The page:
Obituary: Roswell Gilpatric

Roswell Gilpatric's great moment came in the tensest moments of the 1962 Cuban missile crisis. In private, he was widely believed to have been the lover of Mrs Jacqueline Kennedy Onassis.

Gilpatric was a member of "Ex Comm", the top-level working group President John F. Kennedy had entrusted with managing the US response to Nikita Khrushchev's decision to deploy Soviet nuclear weapons in Cuba. The President's national security adviser, McGeorge Bundy, had put forward the case for bombing the Soviet missile sites in Cuba, from which Soviet missiles with nuclear warheads could reach much of the United States. Gilpatric's boss, the defence secretary Robert S. McNamara, argued against bombing, saying no one could tell how the Russians would respond. As Ken-nedy hesitated, Gilpatric, the Wall Street lawyer, intervened.

"Essentially, Mr President," he said, "this is a choice between limited action and unlimited action, and most of us think it is better to start with limited action."

On other occasions, however, Gilpatric took a hard line. A staunch Cold Warrior, he had served as Under-Secretary of the Air Force in the Eisenhower Administration. He was the head of a secret task force of which General Edward Lansdale, the original of Graham Greene's The Quiet American, was a member. Its brief was "to prevent Communist domination of Vietnam", and Gilpatric consistently argued for US commitment.

He also signed off on the overthrow, though not explicitly on the murder, of General Diem, the leader of the pro-American government of South Vietnam. (Diem was removed from power by a military coup with American approval, given on McNamara's behalf by Gilpatric, so far as the Pentagon was concerned. The balance of evidence suggests that Washington officials were not aware that the Diem family were to be killed.)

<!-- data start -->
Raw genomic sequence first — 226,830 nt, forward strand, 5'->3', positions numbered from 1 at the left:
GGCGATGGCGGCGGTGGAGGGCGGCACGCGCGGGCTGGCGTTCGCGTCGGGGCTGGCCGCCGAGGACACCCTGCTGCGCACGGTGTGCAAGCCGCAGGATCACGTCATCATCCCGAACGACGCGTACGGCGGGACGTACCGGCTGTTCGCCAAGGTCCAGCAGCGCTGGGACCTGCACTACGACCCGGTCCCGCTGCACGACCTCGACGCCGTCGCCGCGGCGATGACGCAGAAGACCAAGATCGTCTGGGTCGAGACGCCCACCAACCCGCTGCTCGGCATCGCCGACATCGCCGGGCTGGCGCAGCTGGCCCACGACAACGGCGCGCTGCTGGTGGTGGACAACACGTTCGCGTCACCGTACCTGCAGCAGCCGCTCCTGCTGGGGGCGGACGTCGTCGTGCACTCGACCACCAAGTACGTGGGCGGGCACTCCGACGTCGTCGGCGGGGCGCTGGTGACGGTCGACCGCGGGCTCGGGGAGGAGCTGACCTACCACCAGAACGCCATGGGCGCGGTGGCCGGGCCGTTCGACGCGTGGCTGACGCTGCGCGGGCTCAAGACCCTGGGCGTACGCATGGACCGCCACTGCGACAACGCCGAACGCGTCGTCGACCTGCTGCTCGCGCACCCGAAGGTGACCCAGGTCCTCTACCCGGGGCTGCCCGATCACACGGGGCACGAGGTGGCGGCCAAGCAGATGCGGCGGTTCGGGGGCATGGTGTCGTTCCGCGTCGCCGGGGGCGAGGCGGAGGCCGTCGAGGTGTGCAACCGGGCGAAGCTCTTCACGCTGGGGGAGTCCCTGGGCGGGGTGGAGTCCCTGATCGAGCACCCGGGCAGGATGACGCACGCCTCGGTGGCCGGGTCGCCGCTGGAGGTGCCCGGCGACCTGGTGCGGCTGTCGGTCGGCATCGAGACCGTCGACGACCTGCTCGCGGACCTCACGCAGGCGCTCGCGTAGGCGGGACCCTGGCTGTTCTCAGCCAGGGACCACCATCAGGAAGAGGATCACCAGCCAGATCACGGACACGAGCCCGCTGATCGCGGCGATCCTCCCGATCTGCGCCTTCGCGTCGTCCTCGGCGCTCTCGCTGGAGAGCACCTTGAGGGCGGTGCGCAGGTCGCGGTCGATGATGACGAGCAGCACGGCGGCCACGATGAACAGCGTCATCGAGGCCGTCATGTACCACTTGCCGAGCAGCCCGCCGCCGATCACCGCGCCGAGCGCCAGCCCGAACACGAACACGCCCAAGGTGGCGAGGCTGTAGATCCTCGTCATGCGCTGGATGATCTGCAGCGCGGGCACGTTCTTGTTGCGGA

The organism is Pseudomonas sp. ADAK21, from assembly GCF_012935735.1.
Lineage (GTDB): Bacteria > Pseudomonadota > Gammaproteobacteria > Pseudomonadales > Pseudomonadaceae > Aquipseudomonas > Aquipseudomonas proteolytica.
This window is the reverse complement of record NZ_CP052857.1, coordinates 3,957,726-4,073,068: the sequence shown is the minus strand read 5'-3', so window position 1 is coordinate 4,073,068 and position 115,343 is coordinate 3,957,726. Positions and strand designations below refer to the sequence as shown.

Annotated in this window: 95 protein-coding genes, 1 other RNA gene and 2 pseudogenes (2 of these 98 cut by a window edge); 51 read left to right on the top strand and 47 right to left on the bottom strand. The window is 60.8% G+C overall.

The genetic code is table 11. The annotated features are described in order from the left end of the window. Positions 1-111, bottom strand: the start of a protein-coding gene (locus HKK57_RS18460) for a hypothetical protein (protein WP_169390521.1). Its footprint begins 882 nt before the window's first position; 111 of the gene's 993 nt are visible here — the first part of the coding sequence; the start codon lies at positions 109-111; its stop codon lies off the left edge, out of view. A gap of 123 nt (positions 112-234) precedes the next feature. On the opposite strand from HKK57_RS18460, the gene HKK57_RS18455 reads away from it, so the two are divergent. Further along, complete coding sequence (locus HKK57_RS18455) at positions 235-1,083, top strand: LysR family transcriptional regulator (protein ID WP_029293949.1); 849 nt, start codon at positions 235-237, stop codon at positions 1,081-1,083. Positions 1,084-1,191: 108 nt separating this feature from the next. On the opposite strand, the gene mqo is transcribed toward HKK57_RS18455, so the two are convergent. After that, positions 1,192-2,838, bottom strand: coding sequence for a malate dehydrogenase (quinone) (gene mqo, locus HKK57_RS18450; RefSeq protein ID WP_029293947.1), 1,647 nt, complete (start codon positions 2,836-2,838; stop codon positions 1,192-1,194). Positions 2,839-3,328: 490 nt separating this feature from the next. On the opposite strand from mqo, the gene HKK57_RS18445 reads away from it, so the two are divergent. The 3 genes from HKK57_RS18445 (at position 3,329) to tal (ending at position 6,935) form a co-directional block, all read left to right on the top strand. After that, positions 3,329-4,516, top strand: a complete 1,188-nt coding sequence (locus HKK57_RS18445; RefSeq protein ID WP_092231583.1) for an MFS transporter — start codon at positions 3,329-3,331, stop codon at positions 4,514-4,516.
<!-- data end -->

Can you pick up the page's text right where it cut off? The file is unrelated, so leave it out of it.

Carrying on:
Gilpatric was, too, a member of the "special group" which planned Operation Mongoose, the CIA' s dirty tricks campaign against Fidel Castro in Cuba.

Gilpatric's cautious advice against bombing Cuba was characteristic of the calm Wall Street lawyer. A lifelong Republican, Ros Gilpatric was a partner from 1940 to 1977 in Cravath, Swain and Moore, one of the two or three most prestigious of the "white shoe" Wall Street law firms. His clients included major banks and industrial corporations and especially defence and aerospace companies.

Gilpatric was the epitome of the "dollar-a-year men" of what had been called the "American Establishment" who came down from Wall Street to serve in government before returning to "the private practice of law". He was a protege of one of the most celebrated of them, Robert Lovett.

He came from an upper-class New York background and was educated at the Hotchkiss School, a famous private boarding school, and at Yale. He was a childhood friend of Governor Nelson Rockefeller.